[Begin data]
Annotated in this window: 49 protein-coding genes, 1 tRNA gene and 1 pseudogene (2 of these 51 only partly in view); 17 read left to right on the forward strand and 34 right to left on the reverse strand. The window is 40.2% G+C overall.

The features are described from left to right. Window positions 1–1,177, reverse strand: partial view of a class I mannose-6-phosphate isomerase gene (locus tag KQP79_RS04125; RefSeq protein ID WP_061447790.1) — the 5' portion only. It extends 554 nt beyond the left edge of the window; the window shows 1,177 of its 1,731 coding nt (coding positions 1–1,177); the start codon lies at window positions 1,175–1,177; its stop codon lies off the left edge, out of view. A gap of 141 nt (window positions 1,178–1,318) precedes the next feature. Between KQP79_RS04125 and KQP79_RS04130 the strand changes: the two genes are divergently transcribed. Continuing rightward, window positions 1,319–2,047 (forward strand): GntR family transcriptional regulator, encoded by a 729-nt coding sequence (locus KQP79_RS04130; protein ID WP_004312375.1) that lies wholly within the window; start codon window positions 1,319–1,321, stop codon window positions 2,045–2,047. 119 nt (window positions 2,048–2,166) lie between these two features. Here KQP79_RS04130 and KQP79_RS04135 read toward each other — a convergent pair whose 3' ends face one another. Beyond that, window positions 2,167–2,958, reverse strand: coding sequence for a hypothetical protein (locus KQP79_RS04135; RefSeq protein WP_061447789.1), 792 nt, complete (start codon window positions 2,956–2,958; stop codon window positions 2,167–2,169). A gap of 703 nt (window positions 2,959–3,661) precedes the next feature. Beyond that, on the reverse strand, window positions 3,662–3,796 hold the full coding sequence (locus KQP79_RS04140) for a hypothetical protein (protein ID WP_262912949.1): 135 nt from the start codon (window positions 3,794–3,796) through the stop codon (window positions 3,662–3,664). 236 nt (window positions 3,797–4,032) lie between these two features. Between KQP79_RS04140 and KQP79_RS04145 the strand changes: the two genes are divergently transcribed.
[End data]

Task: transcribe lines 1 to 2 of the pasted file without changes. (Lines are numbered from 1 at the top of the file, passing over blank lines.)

Annotated in this window: 49 protein-coding genes, 1 tRNA gene and 1 pseudogene (2 of these 51 only partly in view); 17 read left to right on the forward strand and 34 right to left on the reverse strand. The window is 40.2% G+C overall.

The features are described from left to right. Window positions 1–1,177, reverse strand: partial view of a class I mannose-6-phosphate isomerase gene (locus tag KQP79_RS04125; RefSeq protein ID WP_061447790.1) — the 5' portion only. It extends 554 nt beyond the left edge of the window; the window shows 1,177 of its 1,731 coding nt (coding positions 1–1,177); the start codon lies at window positions 1,175–1,177; its stop codon lies off the left edge, out of view. A gap of 141 nt (window positions 1,178–1,318) precedes the next feature. Between KQP79_RS04125 and KQP79_RS04130 the strand changes: the two genes are divergently transcribed. Continuing rightward, window positions 1,319–2,047 (forward strand): GntR family transcriptional regulator, encoded by a 729-nt coding sequence (locus KQP79_RS04130; protein ID WP_004312375.1) that lies wholly within the window; start codon window positions 1,319–1,321, stop codon window positions 2,045–2,047. 119 nt (window positions 2,048–2,166) lie between these two features. Here KQP79_RS04130 and KQP79_RS04135 read toward each other — a convergent pair whose 3' ends face one another. Beyond that, window positions 2,167–2,958, reverse strand: coding sequence for a hypothetical protein (locus KQP79_RS04135; RefSeq protein WP_061447789.1), 792 nt, complete (start codon window positions 2,956–2,958; stop codon window positions 2,167–2,169). A gap of 703 nt (window positions 2,959–3,661) precedes the next feature. Beyond that, on the reverse strand, window positions 3,662–3,796 hold the full coding sequence (locus KQP79_RS04140) for a hypothetical protein (protein ID WP_262912949.1): 135 nt from the start codon (window positions 3,794–3,796) through the stop codon (window positions 3,662–3,664). 236 nt (window positions 3,797–4,032) lie between these two features. Between KQP79_RS04140 and KQP79_RS04145 the strand changes: the two genes are divergently transcribed.